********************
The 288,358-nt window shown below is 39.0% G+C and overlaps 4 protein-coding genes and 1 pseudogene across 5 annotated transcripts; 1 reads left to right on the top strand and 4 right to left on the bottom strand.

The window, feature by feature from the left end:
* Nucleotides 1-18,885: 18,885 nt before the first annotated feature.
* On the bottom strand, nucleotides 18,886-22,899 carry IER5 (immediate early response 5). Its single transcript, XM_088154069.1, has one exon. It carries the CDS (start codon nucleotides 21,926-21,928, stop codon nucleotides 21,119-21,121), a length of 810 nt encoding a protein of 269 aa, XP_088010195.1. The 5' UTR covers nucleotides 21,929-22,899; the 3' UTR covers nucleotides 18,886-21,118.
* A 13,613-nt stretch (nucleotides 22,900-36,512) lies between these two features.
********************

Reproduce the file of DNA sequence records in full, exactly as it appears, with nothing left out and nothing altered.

The 288,358-nt window shown below is 39.0% G+C and overlaps 4 protein-coding genes and 1 pseudogene across 5 annotated transcripts; 1 reads left to right on the top strand and 4 right to left on the bottom strand.

The window, feature by feature from the left end:
* Nucleotides 1-18,885: 18,885 nt before the first annotated feature.
* On the bottom strand, nucleotides 18,886-22,899 carry IER5 (immediate early response 5). Its single transcript, XM_088154069.1, has one exon. It carries the CDS (start codon nucleotides 21,926-21,928, stop codon nucleotides 21,119-21,121), a length of 810 nt encoding a protein of 269 aa, XP_088010195.1. The 5' UTR covers nucleotides 21,929-22,899; the 3' UTR covers nucleotides 18,886-21,118.
* A 13,613-nt stretch (nucleotides 22,900-36,512) lies between these two features.